Nexar, an Israeli and U.S. start-up intends to craft ‘an air traffic regulating system’ for driving. As instigation to this, it has launched its dashcam app the previous year that recorded driving over 5 million miles across New York, Tel Aviv, and San Francisco. Till date, the app has an automated record of over 7 million cars, including 20 percent of registered vehicles in Manhattan and 45 percent in the Bay Area.
With the use of machine vision, smartphone camera and AI algortihms, Nexar realizes the registration plates of the automobiles around it, and tracks their velocity, trajectory, and location. If a vehicle speeds perform a criminal maneuver such as skipping a red light, such information is gathered into a profile in the online database of Nexar. When another user of Nexar detects the similar vehicle, it can signal a warning to offer a wide berth.
Lior Strahilevitz, a professor of law at the University of Chicago, projected a similar reputation gadget for drivers a decade ago. “I consider it as a creative and sensible way to assist enhancing the driving experience,” he says. “If you are driving a vehicle next to me and you are driving dangerously, then I will be able to know about it and stay prepared in advance.”
As per the estimates by Nexar, if even 1 percent of the drivers use this app regularly, then it would require just one month to schedule 99 percent of the city’s automobiles. “We consider this as an excellent service to the community to help them prepare for crazy drivers,” says Shir.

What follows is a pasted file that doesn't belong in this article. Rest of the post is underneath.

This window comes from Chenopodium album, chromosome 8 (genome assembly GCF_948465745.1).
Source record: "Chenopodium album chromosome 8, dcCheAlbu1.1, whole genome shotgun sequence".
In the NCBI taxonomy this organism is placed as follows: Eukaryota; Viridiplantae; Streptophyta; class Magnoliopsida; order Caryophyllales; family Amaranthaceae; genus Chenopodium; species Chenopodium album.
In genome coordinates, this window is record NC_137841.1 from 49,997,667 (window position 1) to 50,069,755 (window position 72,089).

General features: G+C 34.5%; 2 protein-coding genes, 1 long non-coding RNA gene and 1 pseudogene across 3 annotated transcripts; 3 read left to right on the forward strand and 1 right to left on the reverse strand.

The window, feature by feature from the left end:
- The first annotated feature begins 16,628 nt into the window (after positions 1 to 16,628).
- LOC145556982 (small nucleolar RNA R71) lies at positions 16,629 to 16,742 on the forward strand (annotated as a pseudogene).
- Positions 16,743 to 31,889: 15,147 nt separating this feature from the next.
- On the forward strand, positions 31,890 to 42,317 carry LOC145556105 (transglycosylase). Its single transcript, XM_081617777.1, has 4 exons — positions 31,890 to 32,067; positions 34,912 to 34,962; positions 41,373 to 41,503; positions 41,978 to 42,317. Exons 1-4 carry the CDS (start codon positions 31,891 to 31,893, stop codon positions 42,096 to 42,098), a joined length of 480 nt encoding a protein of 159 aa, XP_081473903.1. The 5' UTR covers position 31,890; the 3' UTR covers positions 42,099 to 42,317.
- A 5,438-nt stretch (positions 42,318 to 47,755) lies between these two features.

Also, Nexar has estimated that the organizations using its universal driving measurement could save around $125 a year on each policy. Drivers advantage, too, from the sensor and video footage stored in the cloud, which they can utilize to support their part of the story.
Shir believes that Nexar will also diminish traffic fatalities years before self-driving cars capture became the center of attraction. The app can accentuate treacherous collisions, or identify a car braking sharply and deliver signals to users several cars back or even around the corner. “This requires a real-time network,” says Shir. “We have optimized the technique that cars interact so that the latency is extremely low, around 100 to 150 milliseconds.”
The app from Nexar requires much more accurate geo-location than that provided by regular GPS systems, which are usually precise to within a range of 5 to 50 meters. The app captures data from numerous sensors in the smartphone. The accelerometer senses speed bumps and potholes, while the magnetometer identifies when the car will travel under power lines.
Shir believes that Nexar can assist drivers to realize the path of smart connected highways. Eventually, Nexar may succeed as the drivers are regularly rated, whether or not they are operating the app themselves. It the judgment would be by algorithms then no driver would want to rank among the records related to an accident-prone area in the next lane.
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